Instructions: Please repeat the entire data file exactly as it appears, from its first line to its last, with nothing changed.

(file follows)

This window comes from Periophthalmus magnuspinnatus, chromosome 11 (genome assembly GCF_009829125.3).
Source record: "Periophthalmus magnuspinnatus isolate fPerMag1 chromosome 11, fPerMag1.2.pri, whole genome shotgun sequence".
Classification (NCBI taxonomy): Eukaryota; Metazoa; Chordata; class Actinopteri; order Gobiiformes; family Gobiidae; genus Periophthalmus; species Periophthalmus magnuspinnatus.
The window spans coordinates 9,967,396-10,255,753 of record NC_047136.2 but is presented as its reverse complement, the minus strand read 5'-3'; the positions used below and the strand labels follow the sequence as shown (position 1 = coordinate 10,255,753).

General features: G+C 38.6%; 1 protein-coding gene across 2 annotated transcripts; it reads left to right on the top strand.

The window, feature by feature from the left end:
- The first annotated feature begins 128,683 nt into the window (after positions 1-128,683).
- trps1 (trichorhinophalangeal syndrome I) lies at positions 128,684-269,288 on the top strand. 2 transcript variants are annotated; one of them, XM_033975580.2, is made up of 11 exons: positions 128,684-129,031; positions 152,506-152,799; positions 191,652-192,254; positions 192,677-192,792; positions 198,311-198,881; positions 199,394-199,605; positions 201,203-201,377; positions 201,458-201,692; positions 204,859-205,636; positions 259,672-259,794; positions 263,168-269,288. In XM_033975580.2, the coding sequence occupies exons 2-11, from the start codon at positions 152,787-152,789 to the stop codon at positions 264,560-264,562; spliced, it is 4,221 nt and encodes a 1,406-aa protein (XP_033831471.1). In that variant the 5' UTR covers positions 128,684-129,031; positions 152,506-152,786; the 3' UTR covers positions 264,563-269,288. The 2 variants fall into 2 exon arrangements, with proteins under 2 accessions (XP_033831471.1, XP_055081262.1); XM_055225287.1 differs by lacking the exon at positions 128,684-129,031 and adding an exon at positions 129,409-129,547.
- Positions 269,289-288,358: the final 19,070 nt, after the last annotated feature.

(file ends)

This window comes from Periophthalmus magnuspinnatus, chromosome 11 (genome assembly GCF_009829125.3).
Source record: "Periophthalmus magnuspinnatus isolate fPerMag1 chromosome 11, fPerMag1.2.pri, whole genome shotgun sequence".
Classification (NCBI taxonomy): Eukaryota; Metazoa; Chordata; class Actinopteri; order Gobiiformes; family Gobiidae; genus Periophthalmus; species Periophthalmus magnuspinnatus.
The window spans coordinates 9,967,396-10,255,753 of record NC_047136.2 but is presented as its reverse complement, the minus strand read 5'-3'; the positions used below and the strand labels follow the sequence as shown (position 1 = coordinate 10,255,753).

General features: G+C 38.6%; 1 protein-coding gene across 2 annotated transcripts; it reads left to right on the top strand.

The window, feature by feature from the left end:
- The first annotated feature begins 128,683 nt into the window (after positions 1-128,683).
- trps1 (trichorhinophalangeal syndrome I) lies at positions 128,684-269,288 on the top strand. 2 transcript variants are annotated; one of them, XM_033975580.2, is made up of 11 exons: positions 128,684-129,031; positions 152,506-152,799; positions 191,652-192,254; positions 192,677-192,792; positions 198,311-198,881; positions 199,394-199,605; positions 201,203-201,377; positions 201,458-201,692; positions 204,859-205,636; positions 259,672-259,794; positions 263,168-269,288. In XM_033975580.2, the coding sequence occupies exons 2-11, from the start codon at positions 152,787-152,789 to the stop codon at positions 264,560-264,562; spliced, it is 4,221 nt and encodes a 1,406-aa protein (XP_033831471.1). In that variant the 5' UTR covers positions 128,684-129,031; positions 152,506-152,786; the 3' UTR covers positions 264,563-269,288. The 2 variants fall into 2 exon arrangements, with proteins under 2 accessions (XP_033831471.1, XP_055081262.1); XM_055225287.1 differs by lacking the exon at positions 128,684-129,031 and adding an exon at positions 129,409-129,547.
- Positions 269,289-288,358: the final 19,070 nt, after the last annotated feature.